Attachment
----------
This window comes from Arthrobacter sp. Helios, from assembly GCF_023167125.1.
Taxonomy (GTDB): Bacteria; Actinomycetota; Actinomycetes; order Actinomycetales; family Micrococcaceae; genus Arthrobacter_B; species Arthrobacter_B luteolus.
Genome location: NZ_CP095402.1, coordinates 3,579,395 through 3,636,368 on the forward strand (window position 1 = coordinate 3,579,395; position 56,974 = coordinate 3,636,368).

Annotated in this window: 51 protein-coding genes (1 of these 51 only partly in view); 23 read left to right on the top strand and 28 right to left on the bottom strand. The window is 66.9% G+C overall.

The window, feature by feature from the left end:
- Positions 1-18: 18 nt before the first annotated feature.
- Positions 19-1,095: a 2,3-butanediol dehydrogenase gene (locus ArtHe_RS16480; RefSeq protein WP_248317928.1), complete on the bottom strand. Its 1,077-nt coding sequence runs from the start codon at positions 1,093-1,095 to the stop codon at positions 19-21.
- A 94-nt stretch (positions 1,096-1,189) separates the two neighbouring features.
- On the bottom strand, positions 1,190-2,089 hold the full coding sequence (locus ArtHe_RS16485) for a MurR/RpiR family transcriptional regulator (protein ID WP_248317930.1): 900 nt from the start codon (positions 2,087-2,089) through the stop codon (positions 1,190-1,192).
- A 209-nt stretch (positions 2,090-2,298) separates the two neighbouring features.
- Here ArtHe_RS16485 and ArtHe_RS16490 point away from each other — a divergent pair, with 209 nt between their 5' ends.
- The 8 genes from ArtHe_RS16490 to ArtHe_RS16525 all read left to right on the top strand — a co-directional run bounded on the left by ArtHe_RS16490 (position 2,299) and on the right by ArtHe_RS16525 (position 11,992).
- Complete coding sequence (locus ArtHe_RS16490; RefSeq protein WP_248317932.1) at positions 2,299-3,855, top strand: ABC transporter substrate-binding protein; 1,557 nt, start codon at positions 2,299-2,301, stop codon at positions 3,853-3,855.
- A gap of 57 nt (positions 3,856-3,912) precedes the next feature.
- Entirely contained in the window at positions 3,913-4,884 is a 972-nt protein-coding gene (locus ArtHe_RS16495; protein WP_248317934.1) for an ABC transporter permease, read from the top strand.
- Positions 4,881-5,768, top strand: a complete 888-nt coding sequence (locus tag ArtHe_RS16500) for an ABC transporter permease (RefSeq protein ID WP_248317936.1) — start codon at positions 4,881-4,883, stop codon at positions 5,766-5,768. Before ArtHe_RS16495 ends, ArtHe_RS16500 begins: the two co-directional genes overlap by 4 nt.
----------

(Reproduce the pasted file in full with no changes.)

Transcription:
This window comes from Arthrobacter sp. Helios, from assembly GCF_023167125.1.
Taxonomy (GTDB): Bacteria; Actinomycetota; Actinomycetes; order Actinomycetales; family Micrococcaceae; genus Arthrobacter_B; species Arthrobacter_B luteolus.
Genome location: NZ_CP095402.1, coordinates 3,579,395 through 3,636,368 on the forward strand (window position 1 = coordinate 3,579,395; position 56,974 = coordinate 3,636,368).

Annotated in this window: 51 protein-coding genes (1 of these 51 only partly in view); 23 read left to right on the top strand and 28 right to left on the bottom strand. The window is 66.9% G+C overall.

The window, feature by feature from the left end:
- Positions 1-18: 18 nt before the first annotated feature.
- Positions 19-1,095: a 2,3-butanediol dehydrogenase gene (locus ArtHe_RS16480; RefSeq protein WP_248317928.1), complete on the bottom strand. Its 1,077-nt coding sequence runs from the start codon at positions 1,093-1,095 to the stop codon at positions 19-21.
- A 94-nt stretch (positions 1,096-1,189) separates the two neighbouring features.
- On the bottom strand, positions 1,190-2,089 hold the full coding sequence (locus ArtHe_RS16485) for a MurR/RpiR family transcriptional regulator (protein ID WP_248317930.1): 900 nt from the start codon (positions 2,087-2,089) through the stop codon (positions 1,190-1,192).
- A 209-nt stretch (positions 2,090-2,298) separates the two neighbouring features.
- Here ArtHe_RS16485 and ArtHe_RS16490 point away from each other — a divergent pair, with 209 nt between their 5' ends.
- The 8 genes from ArtHe_RS16490 to ArtHe_RS16525 all read left to right on the top strand — a co-directional run bounded on the left by ArtHe_RS16490 (position 2,299) and on the right by ArtHe_RS16525 (position 11,992).
- Complete coding sequence (locus ArtHe_RS16490; RefSeq protein WP_248317932.1) at positions 2,299-3,855, top strand: ABC transporter substrate-binding protein; 1,557 nt, start codon at positions 2,299-2,301, stop codon at positions 3,853-3,855.
- A gap of 57 nt (positions 3,856-3,912) precedes the next feature.
- Entirely contained in the window at positions 3,913-4,884 is a 972-nt protein-coding gene (locus ArtHe_RS16495; protein WP_248317934.1) for an ABC transporter permease, read from the top strand.
- Positions 4,881-5,768, top strand: a complete 888-nt coding sequence (locus tag ArtHe_RS16500) for an ABC transporter permease (RefSeq protein ID WP_248317936.1) — start codon at positions 4,881-4,883, stop codon at positions 5,766-5,768. Before ArtHe_RS16495 ends, ArtHe_RS16500 begins: the two co-directional genes overlap by 4 nt.